He and his team wondered whether vocal biomarkers might also exist for Covid-19. The symptoms led them to think so. When symptoms manifest, a person typically has difficulty breathing. Inflammation in the respiratory system affects the intensity with which air is exhaled when a person talks. This air interacts with hundreds of other potentially inflamed muscles on its journey to speech production. These interactions impact the loudness, pitch, steadiness, and resonance of the voice — measurable qualities that form the basis of their biomarkers.
While watching the news, Quatieri realized there were speech samples in front of him of people who had tested positive for Covid-19. He and his colleagues combed YouTube for clips of celebrities or TV hosts who had given interviews while they were Covid-19 positive but asymptomatic. They identified five subjects. Then, they downloaded interviews of those people from before they had Covid-19, matching audio conditions as best they could.
They then used algorithms to extract features from the vocal signals in each audio sample. "These vocal features serve as proxies for the underlying movements of the speech production systems," says Tanya Talkar, a PhD candidate in the Speech and Hearing Bioscience and Technology program at Harvard University.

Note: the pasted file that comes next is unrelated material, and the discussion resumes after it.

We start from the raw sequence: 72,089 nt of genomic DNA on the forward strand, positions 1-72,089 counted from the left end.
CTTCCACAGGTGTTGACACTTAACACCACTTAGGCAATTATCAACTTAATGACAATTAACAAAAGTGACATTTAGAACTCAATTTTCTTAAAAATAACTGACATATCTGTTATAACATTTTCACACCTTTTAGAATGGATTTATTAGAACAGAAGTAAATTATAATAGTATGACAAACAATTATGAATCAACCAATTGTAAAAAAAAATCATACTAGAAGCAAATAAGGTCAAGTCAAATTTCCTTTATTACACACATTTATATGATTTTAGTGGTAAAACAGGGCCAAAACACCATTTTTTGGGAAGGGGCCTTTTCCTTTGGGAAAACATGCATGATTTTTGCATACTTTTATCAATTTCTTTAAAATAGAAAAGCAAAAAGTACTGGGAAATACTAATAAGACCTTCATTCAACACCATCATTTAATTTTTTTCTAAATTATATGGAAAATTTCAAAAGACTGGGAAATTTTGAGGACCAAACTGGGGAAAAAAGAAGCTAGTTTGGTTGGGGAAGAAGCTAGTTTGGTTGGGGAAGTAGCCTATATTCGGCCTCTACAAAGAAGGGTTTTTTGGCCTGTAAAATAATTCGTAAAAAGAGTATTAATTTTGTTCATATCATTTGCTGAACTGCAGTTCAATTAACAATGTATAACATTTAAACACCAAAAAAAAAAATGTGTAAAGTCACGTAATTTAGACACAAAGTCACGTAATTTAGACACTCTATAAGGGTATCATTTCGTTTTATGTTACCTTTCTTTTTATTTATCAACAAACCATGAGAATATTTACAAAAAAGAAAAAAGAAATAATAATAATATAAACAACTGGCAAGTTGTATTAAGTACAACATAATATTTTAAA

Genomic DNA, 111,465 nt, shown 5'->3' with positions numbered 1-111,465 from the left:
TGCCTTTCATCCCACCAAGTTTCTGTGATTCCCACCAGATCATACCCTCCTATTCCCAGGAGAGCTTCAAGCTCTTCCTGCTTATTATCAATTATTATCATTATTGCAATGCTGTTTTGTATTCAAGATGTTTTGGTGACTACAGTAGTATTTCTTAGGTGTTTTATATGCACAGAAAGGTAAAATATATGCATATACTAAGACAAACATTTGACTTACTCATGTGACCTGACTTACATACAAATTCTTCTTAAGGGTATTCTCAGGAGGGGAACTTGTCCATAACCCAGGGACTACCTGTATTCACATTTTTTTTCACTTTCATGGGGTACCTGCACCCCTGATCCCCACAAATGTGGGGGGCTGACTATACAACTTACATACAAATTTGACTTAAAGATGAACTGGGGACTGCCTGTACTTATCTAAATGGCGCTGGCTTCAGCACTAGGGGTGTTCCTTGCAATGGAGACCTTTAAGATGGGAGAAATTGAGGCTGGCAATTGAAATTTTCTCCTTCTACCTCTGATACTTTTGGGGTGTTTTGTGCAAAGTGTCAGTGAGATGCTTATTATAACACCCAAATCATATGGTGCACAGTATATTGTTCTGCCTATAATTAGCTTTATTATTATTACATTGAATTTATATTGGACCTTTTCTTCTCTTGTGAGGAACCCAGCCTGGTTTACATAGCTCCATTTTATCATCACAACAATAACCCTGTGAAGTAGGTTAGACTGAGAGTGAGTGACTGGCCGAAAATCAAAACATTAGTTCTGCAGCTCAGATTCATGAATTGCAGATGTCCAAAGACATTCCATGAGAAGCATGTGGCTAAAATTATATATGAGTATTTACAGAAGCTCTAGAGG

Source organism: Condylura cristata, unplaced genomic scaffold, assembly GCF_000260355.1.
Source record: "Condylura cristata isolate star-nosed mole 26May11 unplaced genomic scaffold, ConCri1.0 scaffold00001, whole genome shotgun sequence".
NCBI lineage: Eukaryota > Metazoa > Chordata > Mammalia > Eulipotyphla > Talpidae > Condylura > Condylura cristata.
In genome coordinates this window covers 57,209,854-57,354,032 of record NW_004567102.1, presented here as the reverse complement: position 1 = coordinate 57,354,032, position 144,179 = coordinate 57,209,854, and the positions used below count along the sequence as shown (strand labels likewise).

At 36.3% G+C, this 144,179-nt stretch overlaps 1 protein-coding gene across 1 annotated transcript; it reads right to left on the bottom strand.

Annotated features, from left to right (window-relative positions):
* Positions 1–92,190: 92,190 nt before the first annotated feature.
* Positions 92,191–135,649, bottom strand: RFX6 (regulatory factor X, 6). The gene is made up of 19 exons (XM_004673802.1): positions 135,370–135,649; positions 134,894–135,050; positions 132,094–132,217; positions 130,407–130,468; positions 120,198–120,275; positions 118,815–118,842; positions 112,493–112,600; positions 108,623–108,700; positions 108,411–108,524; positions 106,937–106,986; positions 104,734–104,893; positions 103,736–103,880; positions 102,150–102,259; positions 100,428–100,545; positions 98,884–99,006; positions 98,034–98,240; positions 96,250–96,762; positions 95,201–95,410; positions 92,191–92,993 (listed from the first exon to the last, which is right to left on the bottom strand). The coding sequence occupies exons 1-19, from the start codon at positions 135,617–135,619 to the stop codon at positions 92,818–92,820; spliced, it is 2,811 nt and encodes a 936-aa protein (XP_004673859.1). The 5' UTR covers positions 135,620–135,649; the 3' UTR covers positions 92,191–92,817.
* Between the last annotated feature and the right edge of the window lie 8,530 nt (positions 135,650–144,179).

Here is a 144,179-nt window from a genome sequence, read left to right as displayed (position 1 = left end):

The signal's amplitude, or loudness, was extracted as a proxy for movement in the respiratory system. For studying movements in the larynx, they measured pitch and the steadiness of pitch, two indicators of how stable the vocal cords are. As a proxy for articulator movements — like those of the tongue, lips, jaw, and more — they extracted speech formants. Speech formants are frequency measurements that correspond to how the mouth shapes sound waves to create a sequence of phonemes (vowels and consonants) and to contribute to a certain vocal quality (nasally versus warm, for example).